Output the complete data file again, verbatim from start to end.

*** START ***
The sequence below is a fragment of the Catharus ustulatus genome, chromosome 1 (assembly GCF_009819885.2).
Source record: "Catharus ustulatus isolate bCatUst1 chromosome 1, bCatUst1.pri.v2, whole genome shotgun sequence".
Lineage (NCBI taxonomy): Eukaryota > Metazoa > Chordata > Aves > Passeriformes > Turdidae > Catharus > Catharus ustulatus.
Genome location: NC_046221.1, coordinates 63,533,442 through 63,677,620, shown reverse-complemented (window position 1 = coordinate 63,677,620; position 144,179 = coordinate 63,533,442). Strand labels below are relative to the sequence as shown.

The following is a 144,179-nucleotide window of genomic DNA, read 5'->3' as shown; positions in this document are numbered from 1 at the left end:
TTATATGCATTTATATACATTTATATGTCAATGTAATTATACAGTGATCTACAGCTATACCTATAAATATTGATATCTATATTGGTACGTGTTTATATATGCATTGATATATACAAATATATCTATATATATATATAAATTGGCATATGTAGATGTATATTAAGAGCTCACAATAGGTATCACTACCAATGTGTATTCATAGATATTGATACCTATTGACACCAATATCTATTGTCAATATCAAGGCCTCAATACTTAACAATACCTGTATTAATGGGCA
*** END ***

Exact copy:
The sequence below is a fragment of the Catharus ustulatus genome, chromosome 1 (assembly GCF_009819885.2).
Source record: "Catharus ustulatus isolate bCatUst1 chromosome 1, bCatUst1.pri.v2, whole genome shotgun sequence".
Lineage (NCBI taxonomy): Eukaryota > Metazoa > Chordata > Aves > Passeriformes > Turdidae > Catharus > Catharus ustulatus.
Genome location: NC_046221.1, coordinates 63,533,442 through 63,677,620, shown reverse-complemented (window position 1 = coordinate 63,677,620; position 144,179 = coordinate 63,533,442). Strand labels below are relative to the sequence as shown.

The following is a 144,179-nucleotide window of genomic DNA, read 5'->3' as shown; positions in this document are numbered from 1 at the left end:
TTATATGCATTTATATACATTTATATGTCAATGTAATTATACAGTGATCTACAGCTATACCTATAAATATTGATATCTATATTGGTACGTGTTTATATATGCATTGATATATACAAATATATCTATATATATATATAAATTGGCATATGTAGATGTATATTAAGAGCTCACAATAGGTATCACTACCAATGTGTATTCATAGATATTGATACCTATTGACACCAATATCTATTGTCAATATCAAGGCCTCAATACTTAACAATACCTGTATTAATGGGCA